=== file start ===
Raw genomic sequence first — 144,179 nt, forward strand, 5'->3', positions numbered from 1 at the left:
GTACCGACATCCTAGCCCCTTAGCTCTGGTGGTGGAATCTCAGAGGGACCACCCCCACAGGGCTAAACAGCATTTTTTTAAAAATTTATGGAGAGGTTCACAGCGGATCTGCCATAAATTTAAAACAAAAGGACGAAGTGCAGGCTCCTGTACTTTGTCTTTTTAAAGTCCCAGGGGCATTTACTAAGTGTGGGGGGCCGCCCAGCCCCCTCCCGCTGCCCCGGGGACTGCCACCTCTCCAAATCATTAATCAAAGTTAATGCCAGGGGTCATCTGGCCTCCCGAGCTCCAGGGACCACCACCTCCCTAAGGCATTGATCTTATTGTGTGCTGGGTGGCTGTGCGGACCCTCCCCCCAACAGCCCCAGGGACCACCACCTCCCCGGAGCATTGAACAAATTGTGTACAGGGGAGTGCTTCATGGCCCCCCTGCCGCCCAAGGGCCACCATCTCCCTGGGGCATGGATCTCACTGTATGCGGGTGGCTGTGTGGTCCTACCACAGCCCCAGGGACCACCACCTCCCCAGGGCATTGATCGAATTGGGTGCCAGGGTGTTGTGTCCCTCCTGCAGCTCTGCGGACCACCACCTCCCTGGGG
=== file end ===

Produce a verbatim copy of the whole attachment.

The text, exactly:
Raw genomic sequence first — 144,179 nt, forward strand, 5'->3', positions numbered from 1 at the left:
GTACCGACATCCTAGCCCCTTAGCTCTGGTGGTGGAATCTCAGAGGGACCACCCCCACAGGGCTAAACAGCATTTTTTTAAAAATTTATGGAGAGGTTCACAGCGGATCTGCCATAAATTTAAAACAAAAGGACGAAGTGCAGGCTCCTGTACTTTGTCTTTTTAAAGTCCCAGGGGCATTTACTAAGTGTGGGGGGCCGCCCAGCCCCCTCCCGCTGCCCCGGGGACTGCCACCTCTCCAAATCATTAATCAAAGTTAATGCCAGGGGTCATCTGGCCTCCCGAGCTCCAGGGACCACCACCTCCCTAAGGCATTGATCTTATTGTGTGCTGGGTGGCTGTGCGGACCCTCCCCCCAACAGCCCCAGGGACCACCACCTCCCCGGAGCATTGAACAAATTGTGTACAGGGGAGTGCTTCATGGCCCCCCTGCCGCCCAAGGGCCACCATCTCCCTGGGGCATGGATCTCACTGTATGCGGGTGGCTGTGTGGTCCTACCACAGCCCCAGGGACCACCACCTCCCCAGGGCATTGATCGAATTGGGTGCCAGGGTGTTGTGTCCCTCCTGCAGCTCTGCGGACCACCACCTCCCTGGGG